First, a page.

Benenson discussed his idea with a friend.
Together, they went to talk to the editor of the Observer newspaper.
A short time later, the newspaper published Benenson's letter--called 'The Forgotten Prisoners.'
It suggested a worldwide appeal for pardon, or "amnesty".
The appeal was to governments.
It asked them to free their political prisoners--or give them a fair trial.
The letter also asked people to write and show their support for the Portuguese students in prison.
Together, the public could put pressure on the Portuguese government to release the students.
Benenson's letter had an amazing effect.
Newspapers in other countries also printed the appeal!
Thousands of people wrote to the papers.
It was like the world had been waiting for such an appeal!
To better organise the appeal, 'Amnesty International' was formed.
The original plan was that the appeal would last a year.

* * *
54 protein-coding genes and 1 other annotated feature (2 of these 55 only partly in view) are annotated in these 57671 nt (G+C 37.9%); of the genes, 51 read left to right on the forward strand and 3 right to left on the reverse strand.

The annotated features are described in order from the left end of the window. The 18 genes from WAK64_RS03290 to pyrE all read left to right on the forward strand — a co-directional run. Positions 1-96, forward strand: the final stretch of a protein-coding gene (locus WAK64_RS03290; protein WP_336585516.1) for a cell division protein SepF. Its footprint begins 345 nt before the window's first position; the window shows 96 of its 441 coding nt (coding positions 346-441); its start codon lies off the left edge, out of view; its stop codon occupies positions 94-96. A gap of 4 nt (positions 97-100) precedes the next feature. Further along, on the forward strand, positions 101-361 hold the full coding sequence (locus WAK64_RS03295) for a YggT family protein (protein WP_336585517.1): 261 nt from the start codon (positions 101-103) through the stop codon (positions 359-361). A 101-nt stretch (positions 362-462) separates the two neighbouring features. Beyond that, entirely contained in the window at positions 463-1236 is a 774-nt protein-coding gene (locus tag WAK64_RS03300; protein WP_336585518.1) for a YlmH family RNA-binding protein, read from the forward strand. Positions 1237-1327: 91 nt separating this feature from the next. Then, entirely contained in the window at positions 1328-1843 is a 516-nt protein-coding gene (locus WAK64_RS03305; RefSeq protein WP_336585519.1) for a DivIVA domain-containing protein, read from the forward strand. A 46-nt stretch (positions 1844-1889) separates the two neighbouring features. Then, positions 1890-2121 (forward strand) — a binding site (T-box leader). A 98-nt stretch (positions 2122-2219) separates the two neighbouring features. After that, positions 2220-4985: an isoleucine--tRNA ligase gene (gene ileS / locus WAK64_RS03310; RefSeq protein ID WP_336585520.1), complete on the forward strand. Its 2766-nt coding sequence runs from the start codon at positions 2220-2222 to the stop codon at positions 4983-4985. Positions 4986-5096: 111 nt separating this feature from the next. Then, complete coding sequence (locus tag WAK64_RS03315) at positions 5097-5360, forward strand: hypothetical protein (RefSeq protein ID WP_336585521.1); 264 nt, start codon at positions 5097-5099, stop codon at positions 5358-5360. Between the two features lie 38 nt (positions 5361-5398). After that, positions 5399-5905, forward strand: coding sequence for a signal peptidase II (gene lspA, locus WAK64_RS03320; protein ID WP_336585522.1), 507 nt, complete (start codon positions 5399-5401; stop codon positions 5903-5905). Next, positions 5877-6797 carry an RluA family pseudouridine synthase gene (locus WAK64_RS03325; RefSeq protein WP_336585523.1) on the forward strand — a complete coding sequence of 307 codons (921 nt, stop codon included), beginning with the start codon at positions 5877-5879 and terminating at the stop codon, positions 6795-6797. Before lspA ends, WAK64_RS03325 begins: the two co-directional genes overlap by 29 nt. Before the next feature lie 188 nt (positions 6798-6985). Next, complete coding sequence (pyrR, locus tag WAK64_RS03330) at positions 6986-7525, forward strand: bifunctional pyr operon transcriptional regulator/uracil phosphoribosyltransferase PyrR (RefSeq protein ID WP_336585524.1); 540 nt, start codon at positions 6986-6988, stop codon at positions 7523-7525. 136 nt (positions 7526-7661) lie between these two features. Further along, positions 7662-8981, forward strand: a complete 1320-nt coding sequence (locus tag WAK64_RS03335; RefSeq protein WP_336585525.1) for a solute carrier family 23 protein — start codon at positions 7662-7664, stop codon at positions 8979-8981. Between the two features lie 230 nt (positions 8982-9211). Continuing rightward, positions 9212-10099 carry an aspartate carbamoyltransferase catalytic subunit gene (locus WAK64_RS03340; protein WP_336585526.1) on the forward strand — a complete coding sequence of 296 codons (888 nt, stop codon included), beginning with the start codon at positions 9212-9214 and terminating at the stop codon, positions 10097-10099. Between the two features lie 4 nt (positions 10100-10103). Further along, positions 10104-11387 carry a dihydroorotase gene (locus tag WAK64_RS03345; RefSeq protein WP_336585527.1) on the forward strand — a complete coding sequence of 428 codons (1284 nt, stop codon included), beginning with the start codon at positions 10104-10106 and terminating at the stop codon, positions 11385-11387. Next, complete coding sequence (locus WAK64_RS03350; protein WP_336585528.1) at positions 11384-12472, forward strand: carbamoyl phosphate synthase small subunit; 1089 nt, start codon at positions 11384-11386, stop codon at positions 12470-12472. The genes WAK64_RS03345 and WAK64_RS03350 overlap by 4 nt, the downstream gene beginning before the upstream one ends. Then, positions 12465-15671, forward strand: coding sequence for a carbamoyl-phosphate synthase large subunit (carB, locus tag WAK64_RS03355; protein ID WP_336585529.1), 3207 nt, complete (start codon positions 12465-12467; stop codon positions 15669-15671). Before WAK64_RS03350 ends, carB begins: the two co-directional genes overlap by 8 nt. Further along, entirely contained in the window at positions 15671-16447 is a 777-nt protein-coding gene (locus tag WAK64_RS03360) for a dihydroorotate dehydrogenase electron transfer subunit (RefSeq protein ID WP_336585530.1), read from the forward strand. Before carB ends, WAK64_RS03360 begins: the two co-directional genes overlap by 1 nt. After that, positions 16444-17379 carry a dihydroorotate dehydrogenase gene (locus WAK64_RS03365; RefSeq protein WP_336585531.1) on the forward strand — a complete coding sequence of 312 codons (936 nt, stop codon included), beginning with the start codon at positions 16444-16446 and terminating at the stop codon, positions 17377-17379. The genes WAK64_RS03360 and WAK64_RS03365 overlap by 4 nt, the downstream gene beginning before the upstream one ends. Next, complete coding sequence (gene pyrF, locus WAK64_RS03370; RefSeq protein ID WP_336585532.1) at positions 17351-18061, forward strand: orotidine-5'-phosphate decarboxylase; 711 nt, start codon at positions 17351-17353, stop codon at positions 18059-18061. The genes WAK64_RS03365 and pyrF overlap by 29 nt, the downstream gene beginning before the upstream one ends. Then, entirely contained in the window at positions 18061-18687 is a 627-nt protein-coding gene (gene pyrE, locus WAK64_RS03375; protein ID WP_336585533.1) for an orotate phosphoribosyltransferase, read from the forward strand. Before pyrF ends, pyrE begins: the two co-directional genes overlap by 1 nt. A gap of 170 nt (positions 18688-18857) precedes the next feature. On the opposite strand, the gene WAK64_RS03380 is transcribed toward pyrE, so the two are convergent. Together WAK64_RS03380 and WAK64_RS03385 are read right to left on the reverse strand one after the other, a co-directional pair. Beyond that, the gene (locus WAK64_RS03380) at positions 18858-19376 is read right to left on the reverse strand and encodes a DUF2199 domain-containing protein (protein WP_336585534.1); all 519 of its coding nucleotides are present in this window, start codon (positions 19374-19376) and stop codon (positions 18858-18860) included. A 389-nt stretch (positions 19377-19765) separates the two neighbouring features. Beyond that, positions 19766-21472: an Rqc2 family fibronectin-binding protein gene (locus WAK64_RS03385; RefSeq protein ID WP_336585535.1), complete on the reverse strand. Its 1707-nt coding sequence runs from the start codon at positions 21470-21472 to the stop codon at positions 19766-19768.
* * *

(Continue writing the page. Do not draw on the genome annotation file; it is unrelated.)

But the support showed that Amnesty could do much more.
It did not have to stop with one case in one country.
Amnesty could do similar work in other countries.
People could work together to fight for the release of 'prisoners of conscience.'
This means people put in prison because of their race, religion, colour, language, sexuality or belief.
However, this does not include people who have used or encouraged violence.
Benenson's appeal was the beginning of a work that was to grow more than anyone imagined.
Today, Amnesty International is a worldwide movement.
It has around two million members.
Together, the group fights for human rights around the world.
Here is just one example of their work.